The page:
The Redemption of Jesse James is now back in print and available in both hardback and e-book format from Amazon. Never fond of Jesse James as a historical figure, I made him a peripheral character in this historical novel and focused on life in Washington County, Arkansas, during the Civil War.
Since my Lewis ancestors lived in Washington County at that time, I had done some genealogical research in northwest Arkansas and was intrigued by the period’s hardships and perils. It didn’t matter a family’s politics as each home stood in harm’s way from both the Union and Confederate sides. This is how Redemption begins:
I never much cared for Jesse James. He was about as likable as a rabid mongrel, but sorry though he may have been, he was downright lovable compared to his momma. Now there was a cur of a woman. She was rough as a cob and twice as ugly, which is a bad thing to say about a man’s momma, even if it’s true.
I never took to her and she never took to me, though she did take out after me a couple times, once with a shotgun and once with a frying pan. Some said Jesse James finally ran me out of the Ozarks, but that just wasn’t true. My conscience and his momma are what sent me packing west.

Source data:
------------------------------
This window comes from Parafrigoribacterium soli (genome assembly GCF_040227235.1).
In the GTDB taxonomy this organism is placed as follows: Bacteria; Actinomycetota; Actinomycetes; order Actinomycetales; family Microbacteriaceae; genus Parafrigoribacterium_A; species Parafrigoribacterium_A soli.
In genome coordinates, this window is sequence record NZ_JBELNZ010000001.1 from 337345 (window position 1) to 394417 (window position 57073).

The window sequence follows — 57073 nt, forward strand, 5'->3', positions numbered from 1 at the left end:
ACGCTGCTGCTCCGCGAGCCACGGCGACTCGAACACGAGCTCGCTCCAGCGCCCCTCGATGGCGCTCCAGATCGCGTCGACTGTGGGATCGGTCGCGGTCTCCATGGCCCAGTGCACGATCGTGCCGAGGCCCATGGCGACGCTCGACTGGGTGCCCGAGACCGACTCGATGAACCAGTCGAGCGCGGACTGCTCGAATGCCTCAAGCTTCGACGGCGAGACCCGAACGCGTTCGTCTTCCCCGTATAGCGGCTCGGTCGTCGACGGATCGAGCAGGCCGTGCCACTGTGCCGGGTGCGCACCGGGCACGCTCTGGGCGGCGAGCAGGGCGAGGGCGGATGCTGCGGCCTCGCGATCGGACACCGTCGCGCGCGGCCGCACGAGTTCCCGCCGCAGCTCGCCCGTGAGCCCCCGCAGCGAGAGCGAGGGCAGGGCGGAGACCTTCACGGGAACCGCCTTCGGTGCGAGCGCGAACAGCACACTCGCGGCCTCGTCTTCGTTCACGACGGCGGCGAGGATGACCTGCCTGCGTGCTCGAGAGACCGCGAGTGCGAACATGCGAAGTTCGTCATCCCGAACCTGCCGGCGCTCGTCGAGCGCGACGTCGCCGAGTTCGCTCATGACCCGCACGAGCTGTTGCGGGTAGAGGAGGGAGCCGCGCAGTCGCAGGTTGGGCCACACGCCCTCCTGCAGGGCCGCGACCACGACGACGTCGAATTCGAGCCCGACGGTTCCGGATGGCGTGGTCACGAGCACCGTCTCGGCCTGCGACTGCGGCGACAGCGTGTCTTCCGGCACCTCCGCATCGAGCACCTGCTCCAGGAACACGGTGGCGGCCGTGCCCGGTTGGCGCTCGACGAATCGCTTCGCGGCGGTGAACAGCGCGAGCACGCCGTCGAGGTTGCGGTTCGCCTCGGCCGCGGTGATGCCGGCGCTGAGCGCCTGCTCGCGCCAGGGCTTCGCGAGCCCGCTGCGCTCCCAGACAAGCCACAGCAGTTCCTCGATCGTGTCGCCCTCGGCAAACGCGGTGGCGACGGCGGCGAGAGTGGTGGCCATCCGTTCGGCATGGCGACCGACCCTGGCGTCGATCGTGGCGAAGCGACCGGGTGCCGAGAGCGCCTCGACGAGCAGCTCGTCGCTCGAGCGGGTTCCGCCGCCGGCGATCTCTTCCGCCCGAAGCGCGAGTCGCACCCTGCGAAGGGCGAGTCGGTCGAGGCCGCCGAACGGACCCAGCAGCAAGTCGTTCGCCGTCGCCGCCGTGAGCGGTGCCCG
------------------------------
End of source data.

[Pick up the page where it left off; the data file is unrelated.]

The truth of the matter is I might never have met any of the James family had it not been for Abraham Lincoln. Old Abe—not some cannonball over Fort Sumter and not slavery—brought on the War Between the States, and the war brought out the meanness of folks in the Ozarks.
Up until then the Ozarks was as near to heaven as a young boy could find, short of getting into some girl’s sack drawers. There were streams to fish, woods to hunt, rocks to throw, trees to climb, and places to hide. Of course, my folks didn’t see it that way. To them there were fields to plow, cows to milk, hogs to feed, wood to chop, water to tote and other innumerable chores to do.
If you are interested, you can learn more by visiting Redemption’s Amazon page.